Skin cancer is the most common type of cancer, and in the US, there are about 1 million cases of skin cancer diagnosed each year.[ref]
The three types of skin cancer, the genetic variants that enhance your risk, and skin cancer prevention tips are all covered in this article.
Skin Cancer Types, Genetics, and Risk Factors:
The Skin Cancer Foundation estimates that about 1 in 5 people in the US will get skin cancer by the age of 70.[ref] Other regions around the world vary in skin cancer risk based on sun exposure and the typical skin color of the population.
There are three different types of skin cancer:
- basal cell carcinoma
- squamous cell carcinoma
Basal Cell Carcinoma:
The most frequent type of skin cancer is basal cell carcinoma (BBC), which seldom metastasizes. This form of skin cancer is the least deadly and is easily removed, especially in the early stages. Sun exposure can cause this type of skin cancer.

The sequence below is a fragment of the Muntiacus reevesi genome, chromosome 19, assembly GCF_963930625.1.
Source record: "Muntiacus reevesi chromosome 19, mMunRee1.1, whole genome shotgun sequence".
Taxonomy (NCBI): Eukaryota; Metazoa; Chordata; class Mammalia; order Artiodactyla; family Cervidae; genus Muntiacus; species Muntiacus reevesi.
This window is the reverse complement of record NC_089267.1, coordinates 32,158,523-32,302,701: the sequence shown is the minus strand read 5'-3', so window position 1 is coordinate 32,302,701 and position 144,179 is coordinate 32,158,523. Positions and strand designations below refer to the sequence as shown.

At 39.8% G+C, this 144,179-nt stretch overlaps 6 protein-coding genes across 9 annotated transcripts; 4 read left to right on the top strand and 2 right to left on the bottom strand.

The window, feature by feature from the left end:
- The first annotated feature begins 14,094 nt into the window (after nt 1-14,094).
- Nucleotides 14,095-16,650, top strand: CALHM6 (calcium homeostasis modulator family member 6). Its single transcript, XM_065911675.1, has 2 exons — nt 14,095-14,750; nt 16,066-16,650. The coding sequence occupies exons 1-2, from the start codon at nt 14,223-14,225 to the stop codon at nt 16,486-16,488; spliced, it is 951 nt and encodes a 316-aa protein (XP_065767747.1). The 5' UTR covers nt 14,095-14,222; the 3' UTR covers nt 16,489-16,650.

Squamous cell carcinoma:
Squamous cell carcinomas are the second most common type of skin cancer. It is curable if caught early, but there is a risk of metastasis to the lymph nodes, so it must be treated as soon as possible. These are often sun (or UV) induced cancers.
Melanomas are dark, irregularly shaped skin cancers. These are the least common but most dangerous types of skin cancer because they can metastasize rapidly. They can arise from a mole (nevus) or a thickened patch of sun-damaged skin (solar elastosis).[ref]
Why does UV radiation cause skin cancer?
Cancer arises through DNA mutations in tumor suppressor genes or oncogenes. UV-B radiation can cause breaks in the nuclear DNA, and when the cells divide, this can cause a change (mutation) in a tumor suppressor or oncogene. Up to 95% of the time, skin cancer mutations include UV-radiation induced changes to the TP53 gene, which codes for a tumor suppressor.[ref]
What are the risk factors for skin cancer?
Genetic variants increase the risk of skin cancer (covered in detail below). But genes alone don’t cause skin cancer. Instead, it is the combination of genetic variants along with lifestyle and environmental risk factors for skin cancer.[ref]
Sun exposure: We need sun exposure on our skin to produce vitamin D, but this is a double-edged sword… the UV radiation from the sun also increases the risk of skin cancer. Avoid getting sunburned, and instead, be sure to cover up after getting a reasonable amount of sun exposure.